My wardrobe consists of what I like to call "story clothes" or, in other words, clothes that tell stories of where I've been. Thus, vintage/thrift stores are a must when we travel. Our friend, Unnur, a Reykjavik native and savvy second hand shopper, was kind enough to take me out on a second hand shop tour in Reykjavik when we visited Iceland last month. I asked her if she'd be interested in creating a guide for all of you because somehow it seems like a lot of you have been to Iceland, are planning on going or would like to go. She did such a thorough job and I'm so grateful for her research. I've gone ahead and added the locations into a map which you can access on Everplaces.com Thank you! Take it away Unnur!
Hlemmur is where it all begins. It is just about the easiest place to find in Iceland because all the main busses go there and every single Icelander in the whole wide world knows where it is. The Grand Central station of Reykjavík if you will.
The first, and my personal favorite, vintage shop is right across the street from Hlemmur and chock-full of goodies at the lowest prices. It may not look like much from the outside but venture in and you won't be disappointed. Fatamarkaðurinn(The Clothing Market) is a sort of side project for another vintage shop, Spúútnik, selling similar clothes at a lower price.
Kassetta (cassette tape) is only a couple of blocks down Laugavegur, the main shopping street in downtown Reykjavík. It is a small but ohh so cute half&half, selling new jeans, lomo cameras and vintage clothing among other things.
Nostalgía (Nostalgia) is as cute on the inside as it is on the outside. A truly joyful place to visit. The prices are a bit higher than the previous two places, but it is worth the visit. FIY they sell Vintage Kimonos. Something everyone should know.
Spúútnik (Sputnik) is the mother of vintage in Iceland. They have an outlet in Kringlan mall as well as a side project vintage shop, mentioned earlier in this post. The shop on Laugavegur has a great selection of women's clothing as well as the biggest selection of men's vintage clothes.
Rokk og Rósir (Rock and Roses) has the most gorgeous dresses along with other beautiful and girly vintage things. Even though their prices are generally a little bit higher than most other vintage shops they have sales and special offers every once in a while that totally make up for it. So keep your eyes open and your wallets stocked and ready because when they offer 7 items for only 55 dollars you are going to be able to find at least 14 vintage things you can't live without.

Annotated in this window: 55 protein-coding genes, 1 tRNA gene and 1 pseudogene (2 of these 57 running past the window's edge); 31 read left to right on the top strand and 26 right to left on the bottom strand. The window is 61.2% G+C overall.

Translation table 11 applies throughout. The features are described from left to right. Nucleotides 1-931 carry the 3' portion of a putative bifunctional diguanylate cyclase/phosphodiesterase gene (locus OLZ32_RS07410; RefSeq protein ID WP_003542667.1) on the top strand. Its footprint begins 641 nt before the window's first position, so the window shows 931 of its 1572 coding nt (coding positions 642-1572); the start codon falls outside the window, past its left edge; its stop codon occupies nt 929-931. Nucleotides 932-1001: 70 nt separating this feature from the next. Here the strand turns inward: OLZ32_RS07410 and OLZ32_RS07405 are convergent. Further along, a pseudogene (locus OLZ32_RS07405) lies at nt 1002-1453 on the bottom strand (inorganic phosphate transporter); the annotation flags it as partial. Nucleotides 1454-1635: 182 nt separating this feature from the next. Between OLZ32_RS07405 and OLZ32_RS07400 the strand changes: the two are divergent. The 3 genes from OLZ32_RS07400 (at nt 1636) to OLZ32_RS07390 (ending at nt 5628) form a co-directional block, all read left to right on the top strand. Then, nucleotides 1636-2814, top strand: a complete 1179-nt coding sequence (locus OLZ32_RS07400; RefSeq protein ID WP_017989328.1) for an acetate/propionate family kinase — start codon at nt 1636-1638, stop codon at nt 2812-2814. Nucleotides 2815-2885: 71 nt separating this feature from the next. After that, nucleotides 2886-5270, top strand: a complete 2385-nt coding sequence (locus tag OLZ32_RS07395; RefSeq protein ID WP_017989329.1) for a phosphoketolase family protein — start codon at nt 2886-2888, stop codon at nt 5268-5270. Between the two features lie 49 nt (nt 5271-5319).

To some "second hand" does not sound as exciting as "vintage". But let me assure you, the Red Cross second hand store on Laugavegur has an incredible selection of beautiful vintage clothing. It is one of many Red Cross stores in Reykjavík, but I am pretty sure they hand pick the clothes for this little shop. You can always find something exciting in there, and the best thing is it's generally cheaper than the other places in the area and you can usually get a discount, that is if you are a bit flirty and good at negotiating ...I highly recommend paying the full price though, because its the Red Cross for Pete's sake!
Dótturflélagið (The Daugther Company) is a cute little half&half with a lot of character. The shop might not have an overload of vintage clothing, but it has wonderful employees who are more than willing to help, inform and make you feel right at home. There is even a little wall for poloroids of mothers and daughters who visit the store together and a little kiddie corner so the kids can play while mom tries on that awesome looking vintage jacket.
Gyllti kötturinn (The Golden Cat) is an interesting, medium sized half&half. Even thought it is a couple of blocks from the majority of the vintage shops its worth the walk. They have a mixture of new and interesting designs and vintage that fits ohh so well together. And the shoes, all those lovely shoes.
Kolaporið (The Flea Market) deserves a post of its own. In fact thats exactly what I am going to do. Some come back to my blog for a look at the one and only Icelandic flea market.
Thank you so so much Unnur!
Edit: I've since added these into a map for you using Everplaces. Check it out here.